Page 442 - The-History-of-the-Lancashire-Fusiliers-1914-1918-Volume-I

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announcement that Germany had fonnally approached the United
States of America with a view to bringing about a cessation of
hostilities. On 8th October it moved forward through Gonnelieu, past
Villers Outreaux, Selvigny and Montigny, to the sugar factory at
Inchy, some three miles west-north-west of Le Cateau, moving
back a little a few hours later to a position south-west of Inchy and
digging in facing east.
There on the afternoon of IIth October it received orders to take
part on the following day in an attack at Neuvilly on the River
Selle, four thousand yards north-north-west of Le Cateau. The
brigade plan was that the 12th Manchester Regiment on the north
and the 9th Duke of Wellington's Regiment on the south should
cross the bridges over the Selle at 5 a.m., make good the line of the
railway beyond it under cover of a creeping barrage, and then
establish themselves on the high ground north-east of the village;
"B" Company of the lOth Lancashire Fusiliers behind the Man–
chester and "A" Company behind the Duke of Wellington's were to
cross the river, "mop up" the village from north and south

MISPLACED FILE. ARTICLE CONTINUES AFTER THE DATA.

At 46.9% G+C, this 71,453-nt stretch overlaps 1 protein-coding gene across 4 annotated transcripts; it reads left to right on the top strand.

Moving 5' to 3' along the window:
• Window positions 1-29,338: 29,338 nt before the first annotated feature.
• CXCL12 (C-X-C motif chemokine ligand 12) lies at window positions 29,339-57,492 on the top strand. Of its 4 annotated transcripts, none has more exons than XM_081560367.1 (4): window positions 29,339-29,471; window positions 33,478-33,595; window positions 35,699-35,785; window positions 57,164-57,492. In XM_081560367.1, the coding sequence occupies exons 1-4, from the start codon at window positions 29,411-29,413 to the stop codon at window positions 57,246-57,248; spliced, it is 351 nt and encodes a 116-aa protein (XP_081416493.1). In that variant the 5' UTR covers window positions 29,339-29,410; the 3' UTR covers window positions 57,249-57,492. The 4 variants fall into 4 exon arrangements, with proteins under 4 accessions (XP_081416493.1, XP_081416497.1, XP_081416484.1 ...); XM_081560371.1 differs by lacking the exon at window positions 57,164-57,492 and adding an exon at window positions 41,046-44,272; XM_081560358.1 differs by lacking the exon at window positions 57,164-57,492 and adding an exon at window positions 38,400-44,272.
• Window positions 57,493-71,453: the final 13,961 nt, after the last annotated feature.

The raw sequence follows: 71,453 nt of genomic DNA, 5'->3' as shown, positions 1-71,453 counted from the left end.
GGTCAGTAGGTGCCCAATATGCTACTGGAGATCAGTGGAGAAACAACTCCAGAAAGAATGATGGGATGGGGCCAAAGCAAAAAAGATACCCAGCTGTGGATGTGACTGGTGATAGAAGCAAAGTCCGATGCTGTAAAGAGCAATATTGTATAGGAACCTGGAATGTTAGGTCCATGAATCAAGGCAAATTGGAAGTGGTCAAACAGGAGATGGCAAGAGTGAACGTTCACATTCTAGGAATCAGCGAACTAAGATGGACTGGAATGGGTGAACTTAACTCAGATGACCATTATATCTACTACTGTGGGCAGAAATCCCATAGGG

simultaneously and occupy a position north of the railway behind
the Manchester and be ready to support it if it was counter-attacked;
and the other two companies of the lOth were to be in reserve, "C"
on the right and "D" on the left, at call if needed by "B" or "A. "
a.m. on 12th October the battalion began to move up to
its assembly positions west of the river, which it reached by 4 a.m.,
except for "A" Company (Captain A. Wareham), which was delayed
by gas shelling. Our barrage came down at 5 a.m. and roused the
enemy to speedy retaliation which resulted in Wareham being
wounded and replaced by Lieutenant W. Davidson, M.C., from
battalion headquarters. On the left the attack went well in spite of
stiff opposition, the Manchester crossing the river, storming the high
ground and beginning consolidation. "B" Company (Captain
Knowles) of the loth, following the Manchester, began to clear
Neuvilly village from north-west to south-east at 6 a .m., in the face
of strong resistance by a ]aeger regiment, which was supported by
many machine guns and cleverly posted snipers. Second-Lieutenant
S. W. Manning led
platoon with great gallantry in this phase,
capturing two parties of snipers, who were in a very strong position
in a house, by bombing them out. He was later ahnost entirely
responsible for the capture of some fifty prisoners, including two
officers, and for the killing of many snipers in the village.
Things had not gone so well on the right, where the Duke of
Wellington's had been unable to reach the top of the ridge, though
they had crossed the river and reached the railway. As their rear
platoons were still on the river, "A" of the 10th was unable to cross
it and suffered considerable casualties from German machine guns
and snipers still on the south bank. "C" Company (Lieutenant R.
Graham) therefore began at 5.48 a.m. to clear the enemy from the
eastern side of the village, meeting strong opposition from houses and
from a factory south-east of the cemetery.
was during this phase